Ugandan vlogger’s homophobic rant puts migrant workers at risk
A self-righteous Ugandan national living in the Middle East has released an excruciatingly homophobic online rant blasting Ugandans and other Africans for engaging in adult consensual same-sex intimacy in Arab countries where they are earning money doing odd jobs. Those workers, called “kadama” in the Lugandan language of Uganda, are put in danger when they are outed in majority-Muslim countries where same-sex activity can be punishable by the death penalty and where they often are subjected to homophobic violence and state surveillance.
In her video, Ms. Shiearah Arditah criticizes Ugandans, Kenyans, Tanzanians and Nigerians. This outing of kadama comes at a time when the Kuwait government has summoned the top official of the U.S. Embassy to protest the display of the gay pride flag and tweets in support of LGBTQ rights.
In the video, recorded in her native Luganda language and posted June 2, 2022, Arditah says she is alarmed and disgusted by an increase in the number of Black Ugandan and other African women indulging in same-sex intimacy.
She then says she is angry. “What a shame, Ugandan ladies,” she exclaims on the video.
Instead, she champions abstinence.
Then Arditah showed a blurred video of two women making love. She adds that it was a threesome — going into details to explain that three people were indulging in the sex act.
The video had been seen by over 700 people on Facebook alone by mid-day June 6, 2022. In the video, she then suggests that, if outed, the women could be jailed.
This is not the first video that she made. In a video posted May 4, 2022, Arditah claims that same-sex lovers are devil worshipers and agents of an underworld deep state that use drugs.
She added in one of her videos that the women in the leaked videos complain to officials in labor-exporting countries and at labor-exporting companies when their bosses forcefully make sexual advances on them.
According to government data, about 12,000 Ugandans travel to the Middle East annually in search of employment. Data from the Ugandan Ministry of Gender, Labour and Social Development, under which labour externalisation is supervised, indicate that the number of Ugandans seeking employment in the Middle East has been growing since 2010,. That region has become one of the biggest providers of labour opportunities and sources of remittances sent back home.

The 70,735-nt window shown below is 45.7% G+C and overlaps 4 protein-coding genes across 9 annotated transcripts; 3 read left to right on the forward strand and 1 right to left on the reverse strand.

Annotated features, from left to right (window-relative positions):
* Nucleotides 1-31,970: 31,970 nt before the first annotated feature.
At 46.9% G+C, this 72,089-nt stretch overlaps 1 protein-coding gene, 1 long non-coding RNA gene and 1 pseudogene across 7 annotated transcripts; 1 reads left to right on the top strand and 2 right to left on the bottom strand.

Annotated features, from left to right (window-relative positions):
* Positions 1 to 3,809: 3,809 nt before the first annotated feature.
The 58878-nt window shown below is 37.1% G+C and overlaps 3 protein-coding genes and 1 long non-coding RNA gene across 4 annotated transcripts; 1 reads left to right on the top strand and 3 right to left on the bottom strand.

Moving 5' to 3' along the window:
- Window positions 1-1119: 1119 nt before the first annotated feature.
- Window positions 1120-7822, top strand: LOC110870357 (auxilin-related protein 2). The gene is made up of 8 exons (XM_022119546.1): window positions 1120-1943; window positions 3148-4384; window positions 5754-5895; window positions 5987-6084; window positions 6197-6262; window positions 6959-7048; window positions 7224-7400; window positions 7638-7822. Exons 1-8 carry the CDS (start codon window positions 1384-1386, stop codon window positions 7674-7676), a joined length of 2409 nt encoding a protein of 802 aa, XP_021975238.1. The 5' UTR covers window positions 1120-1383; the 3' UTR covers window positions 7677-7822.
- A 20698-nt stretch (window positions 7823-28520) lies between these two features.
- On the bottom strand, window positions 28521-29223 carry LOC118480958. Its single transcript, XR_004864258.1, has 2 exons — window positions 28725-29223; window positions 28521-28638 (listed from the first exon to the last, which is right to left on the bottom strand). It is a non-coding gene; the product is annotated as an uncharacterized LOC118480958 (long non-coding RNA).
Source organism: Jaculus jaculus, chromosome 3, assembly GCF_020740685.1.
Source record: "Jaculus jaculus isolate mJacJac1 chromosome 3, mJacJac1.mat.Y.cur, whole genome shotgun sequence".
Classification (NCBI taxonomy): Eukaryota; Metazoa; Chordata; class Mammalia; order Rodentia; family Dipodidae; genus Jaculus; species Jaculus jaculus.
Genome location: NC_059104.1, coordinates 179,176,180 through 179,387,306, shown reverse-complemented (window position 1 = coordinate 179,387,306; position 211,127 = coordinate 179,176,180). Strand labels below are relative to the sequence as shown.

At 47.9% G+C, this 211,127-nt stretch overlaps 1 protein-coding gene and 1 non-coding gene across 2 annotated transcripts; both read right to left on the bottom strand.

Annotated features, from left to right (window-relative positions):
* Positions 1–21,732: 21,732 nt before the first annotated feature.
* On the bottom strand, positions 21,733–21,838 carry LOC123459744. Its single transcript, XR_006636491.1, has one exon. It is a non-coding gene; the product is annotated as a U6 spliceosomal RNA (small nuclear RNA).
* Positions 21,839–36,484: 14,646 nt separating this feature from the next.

There’s growing concern locally about the plight of migrant Ugandan workers to the Middle East. Recently, a Ugandan national, Monica Karungi, jumped off a building in Dubai and died instantly. Monica threw herself off a seventh-floor window of the Al Fahad building in Dubai. She is said to have been living in Dubai as a student while also working informal part-time jobs.
In a story first published by Atinkanews, videos from Monica Karungi’s Instagram account showed a brighter side of the Instagram model who seemed to be enjoying a fancy and untroubled life in Dubai. Arditah claims that Karungi was bisexual.
Her gruesome death was captured by onlookers who later posted it on social media, leading to a public stir over the effects of alleged labour and sexual exploitation of African women in Dubai.
According to a Ugandan Ministry of Gender report focusing on externalisation of labour between 2010 and April 2021, the number of migrant workers tripled during that period. The number stood at 9,967 in 2010 with majority of them going to Iraq, Afghanistan and United Arab Emirates. The total increased to 28,233 by the end of April 2021.
The huge growth in 2021, which was captured just four months into the year, according to official data, was due to returnee migrant workers, who had sought to return to either complete their contracts that had been disrupted by the outbreak of Covid-19 or to seek new employment opportunities. According to an article in Uganda’s The Monitor, the most popular destinations for Ugandan workers has shifted, with majority now going to Saudi Arabia, United Arab Emirates and Qatar.
Somalia also takes a substantial number, which in the last 12 years has received 3,445 migrant workers.
According to government data, at least 98 percent of migrant workers to the Middle East, which currently stands at 140,402, are employed as casual labourers with only 0.2 per cent holding professional jobs, while 1.8 per cent work in semi-professional placements.
Migrant labor export, especially to the Middle East, has played a key role in the growth of Uganda’s remittances, earning the country more than $500 million in 2019.
According to the Bank of Uganda in 2019, remittances earned Uganda $1.21 billion, boosted by receipts from labour exports to the Middle East.
President Yoweri Museveni recently, while speaking during celebrations to mark International Labour Day, surprised Ugandans when he castigated labour exporters, saying he does not believe in labour export, urging Ugandans to concentrate on industrialisation, information and communications technology, services and agriculture to create mass employment.
Source: The African Human Rights Media Network, to which Erasing 76 Crimes is a member.
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